Barry Stroud on Defining Naturalism
"The Charm of Naturalism" in Proceedings and Addresses of the American Philosophical Association 70 (1996), 43-44.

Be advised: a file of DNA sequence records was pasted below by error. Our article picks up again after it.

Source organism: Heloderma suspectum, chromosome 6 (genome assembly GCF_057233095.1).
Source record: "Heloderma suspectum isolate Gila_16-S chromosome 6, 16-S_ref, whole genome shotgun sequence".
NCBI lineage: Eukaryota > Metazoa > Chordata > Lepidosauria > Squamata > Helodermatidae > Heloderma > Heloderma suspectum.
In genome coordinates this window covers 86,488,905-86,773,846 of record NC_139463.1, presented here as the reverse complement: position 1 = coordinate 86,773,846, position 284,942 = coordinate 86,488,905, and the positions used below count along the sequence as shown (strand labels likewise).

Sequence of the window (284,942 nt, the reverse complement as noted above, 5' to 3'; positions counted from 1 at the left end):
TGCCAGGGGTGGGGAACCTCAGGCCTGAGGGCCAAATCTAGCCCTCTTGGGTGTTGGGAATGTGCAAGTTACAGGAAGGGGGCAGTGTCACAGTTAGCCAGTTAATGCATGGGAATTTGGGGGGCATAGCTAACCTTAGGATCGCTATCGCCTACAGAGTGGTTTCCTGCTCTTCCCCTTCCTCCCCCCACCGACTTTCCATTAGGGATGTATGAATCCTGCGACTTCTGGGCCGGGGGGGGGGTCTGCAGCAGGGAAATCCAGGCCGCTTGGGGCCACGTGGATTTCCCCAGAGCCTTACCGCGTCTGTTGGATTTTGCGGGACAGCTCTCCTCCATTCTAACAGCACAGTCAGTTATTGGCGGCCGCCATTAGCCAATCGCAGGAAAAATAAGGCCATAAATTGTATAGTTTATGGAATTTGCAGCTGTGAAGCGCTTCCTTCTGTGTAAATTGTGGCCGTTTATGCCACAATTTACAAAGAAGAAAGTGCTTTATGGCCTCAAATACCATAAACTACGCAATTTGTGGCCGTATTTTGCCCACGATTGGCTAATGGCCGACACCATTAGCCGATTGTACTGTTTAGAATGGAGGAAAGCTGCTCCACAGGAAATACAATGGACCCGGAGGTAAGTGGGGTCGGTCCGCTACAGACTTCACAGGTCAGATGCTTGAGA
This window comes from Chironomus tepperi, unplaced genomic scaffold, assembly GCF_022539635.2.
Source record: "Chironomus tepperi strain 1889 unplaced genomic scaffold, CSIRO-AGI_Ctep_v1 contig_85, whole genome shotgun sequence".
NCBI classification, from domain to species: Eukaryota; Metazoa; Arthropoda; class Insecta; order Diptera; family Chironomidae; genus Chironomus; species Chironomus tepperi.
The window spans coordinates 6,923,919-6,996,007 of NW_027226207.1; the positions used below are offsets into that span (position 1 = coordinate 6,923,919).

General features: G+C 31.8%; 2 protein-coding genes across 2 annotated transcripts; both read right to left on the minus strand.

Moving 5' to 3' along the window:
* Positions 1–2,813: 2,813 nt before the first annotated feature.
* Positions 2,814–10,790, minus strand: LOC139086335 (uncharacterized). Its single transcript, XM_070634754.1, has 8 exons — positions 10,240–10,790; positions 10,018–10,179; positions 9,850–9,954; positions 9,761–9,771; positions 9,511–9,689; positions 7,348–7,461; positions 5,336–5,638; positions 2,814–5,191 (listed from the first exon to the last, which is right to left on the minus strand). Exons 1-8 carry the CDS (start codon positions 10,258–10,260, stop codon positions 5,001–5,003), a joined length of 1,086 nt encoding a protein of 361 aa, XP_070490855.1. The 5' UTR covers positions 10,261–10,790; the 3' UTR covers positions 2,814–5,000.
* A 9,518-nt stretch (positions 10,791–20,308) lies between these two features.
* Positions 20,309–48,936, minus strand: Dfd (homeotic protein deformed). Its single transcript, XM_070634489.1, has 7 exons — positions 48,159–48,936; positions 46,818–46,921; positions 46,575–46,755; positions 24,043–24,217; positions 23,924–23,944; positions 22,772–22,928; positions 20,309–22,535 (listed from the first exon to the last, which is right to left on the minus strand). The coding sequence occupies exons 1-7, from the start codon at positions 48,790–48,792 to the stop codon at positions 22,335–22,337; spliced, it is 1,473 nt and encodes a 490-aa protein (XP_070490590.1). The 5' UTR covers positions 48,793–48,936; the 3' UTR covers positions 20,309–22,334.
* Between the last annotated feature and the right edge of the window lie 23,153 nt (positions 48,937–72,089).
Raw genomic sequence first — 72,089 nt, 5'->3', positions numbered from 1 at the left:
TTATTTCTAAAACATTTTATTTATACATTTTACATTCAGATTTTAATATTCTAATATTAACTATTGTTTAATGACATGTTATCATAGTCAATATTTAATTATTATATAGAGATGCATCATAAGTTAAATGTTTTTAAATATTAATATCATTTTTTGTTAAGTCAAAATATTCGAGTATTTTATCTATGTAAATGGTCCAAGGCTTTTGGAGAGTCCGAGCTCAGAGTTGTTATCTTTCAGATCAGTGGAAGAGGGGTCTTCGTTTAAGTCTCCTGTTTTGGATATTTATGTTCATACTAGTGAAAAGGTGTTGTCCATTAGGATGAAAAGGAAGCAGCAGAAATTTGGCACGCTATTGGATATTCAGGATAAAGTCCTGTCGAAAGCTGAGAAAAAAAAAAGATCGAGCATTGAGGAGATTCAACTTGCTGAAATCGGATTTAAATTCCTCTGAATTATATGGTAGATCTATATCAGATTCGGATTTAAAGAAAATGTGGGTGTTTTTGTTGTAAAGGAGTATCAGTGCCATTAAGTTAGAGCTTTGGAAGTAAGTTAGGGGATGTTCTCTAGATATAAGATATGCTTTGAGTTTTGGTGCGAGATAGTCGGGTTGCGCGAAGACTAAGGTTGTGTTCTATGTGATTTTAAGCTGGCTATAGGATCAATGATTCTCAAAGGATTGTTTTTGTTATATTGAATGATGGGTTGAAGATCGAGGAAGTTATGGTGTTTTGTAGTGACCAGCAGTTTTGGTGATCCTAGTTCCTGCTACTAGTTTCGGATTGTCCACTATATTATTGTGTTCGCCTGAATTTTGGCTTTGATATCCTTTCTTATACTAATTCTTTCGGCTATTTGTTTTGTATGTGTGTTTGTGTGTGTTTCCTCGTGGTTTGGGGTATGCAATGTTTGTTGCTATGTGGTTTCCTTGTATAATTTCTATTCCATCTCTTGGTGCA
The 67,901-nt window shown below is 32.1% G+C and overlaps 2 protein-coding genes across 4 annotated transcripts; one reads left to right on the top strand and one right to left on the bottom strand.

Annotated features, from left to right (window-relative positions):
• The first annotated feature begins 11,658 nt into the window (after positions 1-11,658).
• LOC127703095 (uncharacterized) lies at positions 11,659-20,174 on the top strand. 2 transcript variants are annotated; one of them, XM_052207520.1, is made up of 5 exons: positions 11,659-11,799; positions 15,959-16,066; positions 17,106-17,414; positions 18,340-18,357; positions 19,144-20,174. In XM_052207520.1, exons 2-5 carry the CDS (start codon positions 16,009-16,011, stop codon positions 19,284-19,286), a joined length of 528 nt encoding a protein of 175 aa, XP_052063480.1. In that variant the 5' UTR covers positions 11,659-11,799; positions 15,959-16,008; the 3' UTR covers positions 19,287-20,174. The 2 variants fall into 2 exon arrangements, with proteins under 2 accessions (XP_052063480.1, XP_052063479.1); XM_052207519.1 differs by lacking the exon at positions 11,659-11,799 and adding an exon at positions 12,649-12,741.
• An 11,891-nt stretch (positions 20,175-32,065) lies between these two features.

Naturalism" seems to me in this and other respects rather like "World Peace." Almost everyone swears allegiance to it, and is willing to march under its banner. But disputes can still break out about what it is appropriate or acceptable to do in the name of that slogan. And like world peace, once you start specifying concretely exactly what it involves and how to achieve it, it becomes increasingly difficult to reach and to sustain a consistent and exclusive "naturalism." There is pressure on the one hand to include more and more within your conception of "nature," so it loses its definiteness and restrictiveness. Or, if the conception is kept fixed and restrictive, there is pressure on the other hand to distort or even deny the very phenomena that a naturalistic study — and especially a naturalistic study of human beings — is supposed to explain.